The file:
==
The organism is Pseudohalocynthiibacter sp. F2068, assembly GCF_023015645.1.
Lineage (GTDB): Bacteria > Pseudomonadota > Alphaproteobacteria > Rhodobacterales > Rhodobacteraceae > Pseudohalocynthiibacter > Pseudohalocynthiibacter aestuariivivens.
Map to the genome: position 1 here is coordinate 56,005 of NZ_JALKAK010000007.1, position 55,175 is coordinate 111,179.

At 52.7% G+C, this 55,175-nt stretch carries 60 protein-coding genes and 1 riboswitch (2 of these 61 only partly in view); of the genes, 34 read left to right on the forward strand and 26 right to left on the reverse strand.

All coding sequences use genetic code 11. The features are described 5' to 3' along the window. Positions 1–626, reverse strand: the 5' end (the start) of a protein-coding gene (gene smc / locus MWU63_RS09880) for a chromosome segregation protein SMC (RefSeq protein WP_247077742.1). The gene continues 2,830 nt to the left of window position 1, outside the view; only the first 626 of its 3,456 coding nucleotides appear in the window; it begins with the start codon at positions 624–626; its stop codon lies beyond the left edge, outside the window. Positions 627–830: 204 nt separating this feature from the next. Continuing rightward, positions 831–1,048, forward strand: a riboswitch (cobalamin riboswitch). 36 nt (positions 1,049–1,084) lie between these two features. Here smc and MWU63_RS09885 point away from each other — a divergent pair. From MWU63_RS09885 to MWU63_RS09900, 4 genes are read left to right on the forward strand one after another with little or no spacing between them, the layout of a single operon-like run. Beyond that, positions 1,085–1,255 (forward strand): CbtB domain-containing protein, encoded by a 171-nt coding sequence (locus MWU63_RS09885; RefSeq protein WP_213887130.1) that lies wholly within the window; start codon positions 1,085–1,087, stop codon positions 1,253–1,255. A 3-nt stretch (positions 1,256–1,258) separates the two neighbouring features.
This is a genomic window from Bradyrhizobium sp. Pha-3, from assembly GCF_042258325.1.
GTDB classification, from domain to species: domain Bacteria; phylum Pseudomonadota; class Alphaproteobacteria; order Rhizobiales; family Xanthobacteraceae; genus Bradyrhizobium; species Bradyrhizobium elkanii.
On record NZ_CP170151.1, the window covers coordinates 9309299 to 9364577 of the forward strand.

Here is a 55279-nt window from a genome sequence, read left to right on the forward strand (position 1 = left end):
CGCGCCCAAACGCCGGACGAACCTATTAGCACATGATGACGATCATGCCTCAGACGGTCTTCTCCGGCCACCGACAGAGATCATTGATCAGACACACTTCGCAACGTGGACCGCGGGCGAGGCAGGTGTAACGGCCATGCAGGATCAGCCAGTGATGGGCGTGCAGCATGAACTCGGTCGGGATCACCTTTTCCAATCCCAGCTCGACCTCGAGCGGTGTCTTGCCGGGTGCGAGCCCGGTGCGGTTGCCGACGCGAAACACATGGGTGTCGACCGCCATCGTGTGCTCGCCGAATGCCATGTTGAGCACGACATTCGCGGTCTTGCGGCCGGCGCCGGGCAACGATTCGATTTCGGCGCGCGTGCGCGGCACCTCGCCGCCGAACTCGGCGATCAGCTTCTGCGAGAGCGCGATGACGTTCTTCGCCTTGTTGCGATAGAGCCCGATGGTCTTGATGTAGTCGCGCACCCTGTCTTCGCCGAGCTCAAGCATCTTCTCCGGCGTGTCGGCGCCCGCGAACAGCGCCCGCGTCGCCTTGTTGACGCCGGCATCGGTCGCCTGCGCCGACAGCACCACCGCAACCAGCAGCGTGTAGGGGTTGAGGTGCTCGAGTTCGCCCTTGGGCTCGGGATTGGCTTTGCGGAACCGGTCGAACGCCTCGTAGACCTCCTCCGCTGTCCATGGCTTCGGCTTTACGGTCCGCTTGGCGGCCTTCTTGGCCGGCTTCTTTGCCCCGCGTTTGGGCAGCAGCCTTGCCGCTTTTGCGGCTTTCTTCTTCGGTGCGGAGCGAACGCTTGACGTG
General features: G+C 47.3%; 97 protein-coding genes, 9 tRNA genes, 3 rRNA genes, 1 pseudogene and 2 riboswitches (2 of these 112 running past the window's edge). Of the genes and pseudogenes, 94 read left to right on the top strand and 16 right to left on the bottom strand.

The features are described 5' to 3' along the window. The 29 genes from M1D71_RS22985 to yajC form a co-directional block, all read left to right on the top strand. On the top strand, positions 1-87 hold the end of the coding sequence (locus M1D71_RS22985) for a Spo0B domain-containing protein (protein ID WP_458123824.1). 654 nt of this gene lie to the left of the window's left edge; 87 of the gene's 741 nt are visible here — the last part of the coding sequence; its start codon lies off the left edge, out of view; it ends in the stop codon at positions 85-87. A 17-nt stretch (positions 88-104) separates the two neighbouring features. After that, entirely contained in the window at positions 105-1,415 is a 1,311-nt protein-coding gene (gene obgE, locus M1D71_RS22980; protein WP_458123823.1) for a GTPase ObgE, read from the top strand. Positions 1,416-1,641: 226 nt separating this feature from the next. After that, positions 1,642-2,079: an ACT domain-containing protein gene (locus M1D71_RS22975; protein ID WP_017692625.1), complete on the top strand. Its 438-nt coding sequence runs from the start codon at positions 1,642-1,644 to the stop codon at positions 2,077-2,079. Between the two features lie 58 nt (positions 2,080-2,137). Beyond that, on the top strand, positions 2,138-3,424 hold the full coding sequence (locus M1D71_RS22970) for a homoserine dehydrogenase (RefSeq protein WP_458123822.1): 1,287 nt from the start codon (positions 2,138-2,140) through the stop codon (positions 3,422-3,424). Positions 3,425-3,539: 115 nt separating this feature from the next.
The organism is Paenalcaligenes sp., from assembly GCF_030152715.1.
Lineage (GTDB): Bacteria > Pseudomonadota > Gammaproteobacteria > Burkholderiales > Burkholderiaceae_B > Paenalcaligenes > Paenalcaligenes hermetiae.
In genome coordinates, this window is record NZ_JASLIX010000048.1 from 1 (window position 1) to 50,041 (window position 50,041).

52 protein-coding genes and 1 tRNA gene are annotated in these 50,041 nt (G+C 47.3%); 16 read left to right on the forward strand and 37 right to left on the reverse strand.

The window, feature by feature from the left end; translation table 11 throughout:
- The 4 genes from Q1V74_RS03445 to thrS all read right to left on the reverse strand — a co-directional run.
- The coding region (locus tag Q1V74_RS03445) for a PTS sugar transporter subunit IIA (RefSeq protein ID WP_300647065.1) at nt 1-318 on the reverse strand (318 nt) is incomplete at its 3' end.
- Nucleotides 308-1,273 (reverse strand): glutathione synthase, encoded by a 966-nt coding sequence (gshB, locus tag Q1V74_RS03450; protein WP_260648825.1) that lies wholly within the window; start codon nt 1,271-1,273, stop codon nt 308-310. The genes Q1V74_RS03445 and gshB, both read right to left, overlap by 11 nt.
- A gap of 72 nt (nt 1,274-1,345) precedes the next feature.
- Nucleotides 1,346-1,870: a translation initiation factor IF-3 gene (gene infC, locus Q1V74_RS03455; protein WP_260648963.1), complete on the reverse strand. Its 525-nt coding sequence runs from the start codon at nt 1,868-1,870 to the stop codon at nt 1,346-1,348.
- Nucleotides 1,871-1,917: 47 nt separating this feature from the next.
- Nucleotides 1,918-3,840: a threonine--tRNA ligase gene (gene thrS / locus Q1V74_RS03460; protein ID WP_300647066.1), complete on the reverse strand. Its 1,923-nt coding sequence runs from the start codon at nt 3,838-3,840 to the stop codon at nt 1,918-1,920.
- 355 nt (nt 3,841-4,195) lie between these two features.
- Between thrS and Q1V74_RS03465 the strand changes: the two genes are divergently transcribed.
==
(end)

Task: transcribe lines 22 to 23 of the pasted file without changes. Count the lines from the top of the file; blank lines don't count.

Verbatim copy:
- Nucleotides 1,346-1,870: a translation initiation factor IF-3 gene (gene infC, locus Q1V74_RS03455; protein WP_260648963.1), complete on the reverse strand. Its 525-nt coding sequence runs from the start codon at nt 1,868-1,870 to the stop codon at nt 1,346-1,348.
- Nucleotides 1,871-1,917: 47 nt separating this feature from the next.